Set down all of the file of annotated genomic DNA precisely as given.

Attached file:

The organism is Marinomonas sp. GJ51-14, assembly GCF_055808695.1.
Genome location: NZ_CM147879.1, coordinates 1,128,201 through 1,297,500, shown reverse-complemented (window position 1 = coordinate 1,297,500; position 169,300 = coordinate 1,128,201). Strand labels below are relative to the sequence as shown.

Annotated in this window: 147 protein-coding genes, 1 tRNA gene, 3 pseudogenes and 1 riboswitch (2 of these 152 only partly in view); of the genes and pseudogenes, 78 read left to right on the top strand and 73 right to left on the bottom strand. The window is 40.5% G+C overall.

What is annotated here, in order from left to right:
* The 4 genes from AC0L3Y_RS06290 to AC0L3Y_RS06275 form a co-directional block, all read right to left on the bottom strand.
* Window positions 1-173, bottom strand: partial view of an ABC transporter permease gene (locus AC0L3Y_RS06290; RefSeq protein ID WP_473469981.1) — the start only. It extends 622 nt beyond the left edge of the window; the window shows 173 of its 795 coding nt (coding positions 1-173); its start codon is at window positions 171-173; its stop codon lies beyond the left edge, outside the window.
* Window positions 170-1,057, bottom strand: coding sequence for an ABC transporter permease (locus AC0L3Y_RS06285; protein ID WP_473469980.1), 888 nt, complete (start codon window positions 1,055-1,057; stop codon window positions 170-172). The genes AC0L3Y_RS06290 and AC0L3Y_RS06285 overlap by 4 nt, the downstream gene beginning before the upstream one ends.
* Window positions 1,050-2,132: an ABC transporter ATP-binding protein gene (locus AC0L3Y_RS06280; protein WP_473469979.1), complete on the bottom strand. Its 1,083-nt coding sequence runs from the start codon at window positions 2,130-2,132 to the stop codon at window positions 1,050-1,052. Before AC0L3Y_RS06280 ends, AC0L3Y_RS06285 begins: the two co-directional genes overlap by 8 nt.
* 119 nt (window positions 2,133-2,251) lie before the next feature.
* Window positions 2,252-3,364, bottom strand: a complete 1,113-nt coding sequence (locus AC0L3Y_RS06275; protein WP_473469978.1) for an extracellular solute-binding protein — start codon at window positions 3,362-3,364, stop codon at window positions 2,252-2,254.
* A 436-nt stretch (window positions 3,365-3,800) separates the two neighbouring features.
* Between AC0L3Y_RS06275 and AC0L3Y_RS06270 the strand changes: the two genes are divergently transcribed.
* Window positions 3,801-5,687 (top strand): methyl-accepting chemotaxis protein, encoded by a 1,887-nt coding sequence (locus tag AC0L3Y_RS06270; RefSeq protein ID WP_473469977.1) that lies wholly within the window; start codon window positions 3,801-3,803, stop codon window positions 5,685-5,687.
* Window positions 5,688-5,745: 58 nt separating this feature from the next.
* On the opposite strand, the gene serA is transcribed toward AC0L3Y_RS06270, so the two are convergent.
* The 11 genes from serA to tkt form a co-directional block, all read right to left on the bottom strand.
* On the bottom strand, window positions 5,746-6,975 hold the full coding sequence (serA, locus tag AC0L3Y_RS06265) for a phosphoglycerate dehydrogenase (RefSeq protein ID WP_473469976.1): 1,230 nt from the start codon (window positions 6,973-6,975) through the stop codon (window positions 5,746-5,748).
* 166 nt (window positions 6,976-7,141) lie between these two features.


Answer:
The organism is Marinomonas sp. GJ51-14, assembly GCF_055808695.1.
Genome location: NZ_CM147879.1, coordinates 1,128,201 through 1,297,500, shown reverse-complemented (window position 1 = coordinate 1,297,500; position 169,300 = coordinate 1,128,201). Strand labels below are relative to the sequence as shown.

Annotated in this window: 147 protein-coding genes, 1 tRNA gene, 3 pseudogenes and 1 riboswitch (2 of these 152 only partly in view); of the genes and pseudogenes, 78 read left to right on the top strand and 73 right to left on the bottom strand. The window is 40.5% G+C overall.

What is annotated here, in order from left to right:
* The 4 genes from AC0L3Y_RS06290 to AC0L3Y_RS06275 form a co-directional block, all read right to left on the bottom strand.
* Window positions 1-173, bottom strand: partial view of an ABC transporter permease gene (locus AC0L3Y_RS06290; RefSeq protein ID WP_473469981.1) — the start only. It extends 622 nt beyond the left edge of the window; the window shows 173 of its 795 coding nt (coding positions 1-173); its start codon is at window positions 171-173; its stop codon lies beyond the left edge, outside the window.
* Window positions 170-1,057, bottom strand: coding sequence for an ABC transporter permease (locus AC0L3Y_RS06285; protein ID WP_473469980.1), 888 nt, complete (start codon window positions 1,055-1,057; stop codon window positions 170-172). The genes AC0L3Y_RS06290 and AC0L3Y_RS06285 overlap by 4 nt, the downstream gene beginning before the upstream one ends.
* Window positions 1,050-2,132: an ABC transporter ATP-binding protein gene (locus AC0L3Y_RS06280; protein WP_473469979.1), complete on the bottom strand. Its 1,083-nt coding sequence runs from the start codon at window positions 2,130-2,132 to the stop codon at window positions 1,050-1,052. Before AC0L3Y_RS06280 ends, AC0L3Y_RS06285 begins: the two co-directional genes overlap by 8 nt.
* 119 nt (window positions 2,133-2,251) lie before the next feature.
* Window positions 2,252-3,364, bottom strand: a complete 1,113-nt coding sequence (locus AC0L3Y_RS06275; protein WP_473469978.1) for an extracellular solute-binding protein — start codon at window positions 3,362-3,364, stop codon at window positions 2,252-2,254.
* A 436-nt stretch (window positions 3,365-3,800) separates the two neighbouring features.
* Between AC0L3Y_RS06275 and AC0L3Y_RS06270 the strand changes: the two genes are divergently transcribed.
* Window positions 3,801-5,687 (top strand): methyl-accepting chemotaxis protein, encoded by a 1,887-nt coding sequence (locus tag AC0L3Y_RS06270; RefSeq protein ID WP_473469977.1) that lies wholly within the window; start codon window positions 3,801-3,803, stop codon window positions 5,685-5,687.
* Window positions 5,688-5,745: 58 nt separating this feature from the next.
* On the opposite strand, the gene serA is transcribed toward AC0L3Y_RS06270, so the two are convergent.
* The 11 genes from serA to tkt form a co-directional block, all read right to left on the bottom strand.
* On the bottom strand, window positions 5,746-6,975 hold the full coding sequence (serA, locus tag AC0L3Y_RS06265) for a phosphoglycerate dehydrogenase (RefSeq protein ID WP_473469976.1): 1,230 nt from the start codon (window positions 6,973-6,975) through the stop codon (window positions 5,746-5,748).
* 166 nt (window positions 6,976-7,141) lie between these two features.